However by 1996, home video game consoles and computers with 3D accelerator cards had reached technological parity with arcade equipment—arcade games had always been based on commodity technology, but their advantage over previous generations of home system was in their ability to customize and use the latest graphics and sound chips, much as PC games of today do. Declines in arcade sales volume meant that this approach was no longer cost-effective. Furthermore, by the late 1990s and early 2000s, networked gaming via console and computers across the Internet had also appeared[3], replacing the venue of head to head competition and social atmosphere once provided solely by arcades[4]. A GeForce 4 4200-based graphics card A graphics card or video card is a component of a computer which is designed to convert a logical representation of an image stored in memory to a signal that can be used as input for a display medium, most often a monitor...


The arcades also lost their status as the forefront of new game releases. Given the choice between playing a game at an arcade three or four times (perhaps 15 minutes of play for a typical arcade game), and renting, at about the same price, the exact same game—for a video game console—the console was the clear winner. Fighting games were the most attractive feature for arcades, since they offered the prospect of face-to-face competition and tournaments, which correspondingly led players to practice more (and spend more money in the arcade), but they could not support the business all by themselves.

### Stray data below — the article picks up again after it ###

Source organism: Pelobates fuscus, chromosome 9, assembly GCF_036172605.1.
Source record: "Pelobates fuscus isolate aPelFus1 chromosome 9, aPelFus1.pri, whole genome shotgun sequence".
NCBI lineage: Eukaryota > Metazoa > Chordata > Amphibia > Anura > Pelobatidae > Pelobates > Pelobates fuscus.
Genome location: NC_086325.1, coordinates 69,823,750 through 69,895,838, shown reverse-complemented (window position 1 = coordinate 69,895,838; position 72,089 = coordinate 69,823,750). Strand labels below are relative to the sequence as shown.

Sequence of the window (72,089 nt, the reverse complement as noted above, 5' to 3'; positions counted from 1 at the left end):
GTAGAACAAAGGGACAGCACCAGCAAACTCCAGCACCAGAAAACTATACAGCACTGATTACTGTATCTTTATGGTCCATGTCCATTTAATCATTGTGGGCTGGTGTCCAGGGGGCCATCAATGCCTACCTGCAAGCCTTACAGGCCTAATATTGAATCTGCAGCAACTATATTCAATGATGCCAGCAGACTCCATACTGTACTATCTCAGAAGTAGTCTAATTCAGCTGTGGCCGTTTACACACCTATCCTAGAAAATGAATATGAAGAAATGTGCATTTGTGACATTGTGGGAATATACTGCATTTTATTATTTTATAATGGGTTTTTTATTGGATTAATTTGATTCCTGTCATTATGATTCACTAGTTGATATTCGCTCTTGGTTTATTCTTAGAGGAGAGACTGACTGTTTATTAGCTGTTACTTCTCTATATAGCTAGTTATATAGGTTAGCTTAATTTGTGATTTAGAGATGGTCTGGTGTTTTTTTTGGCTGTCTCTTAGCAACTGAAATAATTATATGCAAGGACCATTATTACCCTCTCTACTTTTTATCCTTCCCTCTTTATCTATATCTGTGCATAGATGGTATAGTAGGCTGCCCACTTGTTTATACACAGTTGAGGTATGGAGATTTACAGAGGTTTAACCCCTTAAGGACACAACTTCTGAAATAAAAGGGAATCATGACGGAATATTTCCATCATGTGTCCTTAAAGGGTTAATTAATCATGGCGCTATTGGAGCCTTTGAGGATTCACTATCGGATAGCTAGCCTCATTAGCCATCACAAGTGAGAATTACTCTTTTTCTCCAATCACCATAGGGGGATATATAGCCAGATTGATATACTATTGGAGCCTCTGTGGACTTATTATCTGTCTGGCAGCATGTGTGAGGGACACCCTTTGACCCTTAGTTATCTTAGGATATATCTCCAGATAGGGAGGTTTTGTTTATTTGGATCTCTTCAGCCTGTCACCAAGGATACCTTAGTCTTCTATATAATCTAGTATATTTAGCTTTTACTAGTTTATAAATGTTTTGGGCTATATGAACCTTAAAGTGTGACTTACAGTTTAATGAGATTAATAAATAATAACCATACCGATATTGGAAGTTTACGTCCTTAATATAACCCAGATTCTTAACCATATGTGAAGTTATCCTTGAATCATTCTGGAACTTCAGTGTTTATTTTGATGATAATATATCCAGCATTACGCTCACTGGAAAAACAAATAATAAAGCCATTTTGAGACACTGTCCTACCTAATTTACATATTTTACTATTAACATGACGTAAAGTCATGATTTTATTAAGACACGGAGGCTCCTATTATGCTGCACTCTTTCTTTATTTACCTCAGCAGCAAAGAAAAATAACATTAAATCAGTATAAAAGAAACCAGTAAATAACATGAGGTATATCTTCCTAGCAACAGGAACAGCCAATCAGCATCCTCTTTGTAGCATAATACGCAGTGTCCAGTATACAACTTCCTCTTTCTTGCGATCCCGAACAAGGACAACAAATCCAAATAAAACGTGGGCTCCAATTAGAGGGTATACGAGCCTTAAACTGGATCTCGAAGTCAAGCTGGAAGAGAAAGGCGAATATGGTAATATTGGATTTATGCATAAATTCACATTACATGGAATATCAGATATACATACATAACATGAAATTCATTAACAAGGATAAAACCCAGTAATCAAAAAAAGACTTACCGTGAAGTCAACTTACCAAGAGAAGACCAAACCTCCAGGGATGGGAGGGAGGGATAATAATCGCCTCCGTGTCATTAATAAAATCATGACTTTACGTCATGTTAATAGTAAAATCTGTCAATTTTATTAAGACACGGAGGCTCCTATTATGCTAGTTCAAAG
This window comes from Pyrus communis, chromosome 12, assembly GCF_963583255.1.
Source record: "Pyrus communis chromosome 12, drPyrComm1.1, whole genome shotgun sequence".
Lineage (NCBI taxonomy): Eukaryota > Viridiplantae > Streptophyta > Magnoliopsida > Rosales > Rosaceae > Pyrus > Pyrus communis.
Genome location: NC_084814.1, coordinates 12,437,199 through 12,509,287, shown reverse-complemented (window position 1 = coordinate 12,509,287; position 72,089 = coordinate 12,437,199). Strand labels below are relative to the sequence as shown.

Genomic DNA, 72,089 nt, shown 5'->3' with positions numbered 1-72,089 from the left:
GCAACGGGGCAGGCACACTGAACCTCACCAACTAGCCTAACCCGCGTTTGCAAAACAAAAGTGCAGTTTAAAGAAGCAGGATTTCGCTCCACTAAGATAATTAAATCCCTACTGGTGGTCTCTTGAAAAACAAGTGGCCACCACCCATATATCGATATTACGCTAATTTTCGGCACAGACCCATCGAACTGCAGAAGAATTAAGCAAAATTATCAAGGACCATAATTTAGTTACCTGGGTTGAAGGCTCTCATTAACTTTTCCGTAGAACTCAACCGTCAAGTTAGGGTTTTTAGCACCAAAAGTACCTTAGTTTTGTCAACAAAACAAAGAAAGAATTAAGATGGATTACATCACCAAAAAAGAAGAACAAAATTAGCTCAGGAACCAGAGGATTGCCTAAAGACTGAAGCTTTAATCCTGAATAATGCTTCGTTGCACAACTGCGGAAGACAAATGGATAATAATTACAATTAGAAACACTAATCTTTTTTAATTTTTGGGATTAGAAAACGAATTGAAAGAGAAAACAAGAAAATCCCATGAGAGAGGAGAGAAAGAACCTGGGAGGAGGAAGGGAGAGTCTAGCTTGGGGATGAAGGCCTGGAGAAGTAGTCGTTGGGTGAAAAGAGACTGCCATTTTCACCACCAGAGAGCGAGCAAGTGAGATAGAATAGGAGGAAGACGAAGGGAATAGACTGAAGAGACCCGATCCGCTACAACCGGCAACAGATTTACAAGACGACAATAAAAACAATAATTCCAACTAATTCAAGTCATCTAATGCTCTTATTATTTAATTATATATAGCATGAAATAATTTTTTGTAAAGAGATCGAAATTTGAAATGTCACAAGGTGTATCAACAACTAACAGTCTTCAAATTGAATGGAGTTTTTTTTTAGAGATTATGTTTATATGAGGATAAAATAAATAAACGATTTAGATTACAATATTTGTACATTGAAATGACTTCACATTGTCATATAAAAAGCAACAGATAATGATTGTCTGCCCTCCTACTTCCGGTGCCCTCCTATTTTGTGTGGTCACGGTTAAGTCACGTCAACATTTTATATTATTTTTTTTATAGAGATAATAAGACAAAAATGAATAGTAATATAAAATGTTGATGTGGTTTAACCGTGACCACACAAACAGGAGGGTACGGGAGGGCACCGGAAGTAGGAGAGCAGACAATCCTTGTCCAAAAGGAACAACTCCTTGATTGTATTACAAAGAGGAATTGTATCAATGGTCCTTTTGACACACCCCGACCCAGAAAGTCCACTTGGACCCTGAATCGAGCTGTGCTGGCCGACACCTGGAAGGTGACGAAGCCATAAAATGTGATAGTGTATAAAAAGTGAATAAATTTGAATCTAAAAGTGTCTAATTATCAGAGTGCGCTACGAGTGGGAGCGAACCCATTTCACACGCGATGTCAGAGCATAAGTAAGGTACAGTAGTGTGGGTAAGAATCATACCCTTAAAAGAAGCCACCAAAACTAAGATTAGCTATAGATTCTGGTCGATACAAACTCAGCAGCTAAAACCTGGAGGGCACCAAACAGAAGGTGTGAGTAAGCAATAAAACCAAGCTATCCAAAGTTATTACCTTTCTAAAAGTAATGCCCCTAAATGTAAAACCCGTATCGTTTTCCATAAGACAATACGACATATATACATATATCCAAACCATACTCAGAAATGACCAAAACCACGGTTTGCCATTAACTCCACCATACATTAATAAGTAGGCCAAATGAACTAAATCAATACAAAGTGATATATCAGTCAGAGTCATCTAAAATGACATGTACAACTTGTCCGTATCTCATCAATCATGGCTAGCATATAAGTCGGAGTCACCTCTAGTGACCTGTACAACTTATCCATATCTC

Recent 20th anniversary arcade machine, combining two or more classic video games.
Recent 20th anniversary arcade machine, combining two or more classic video games.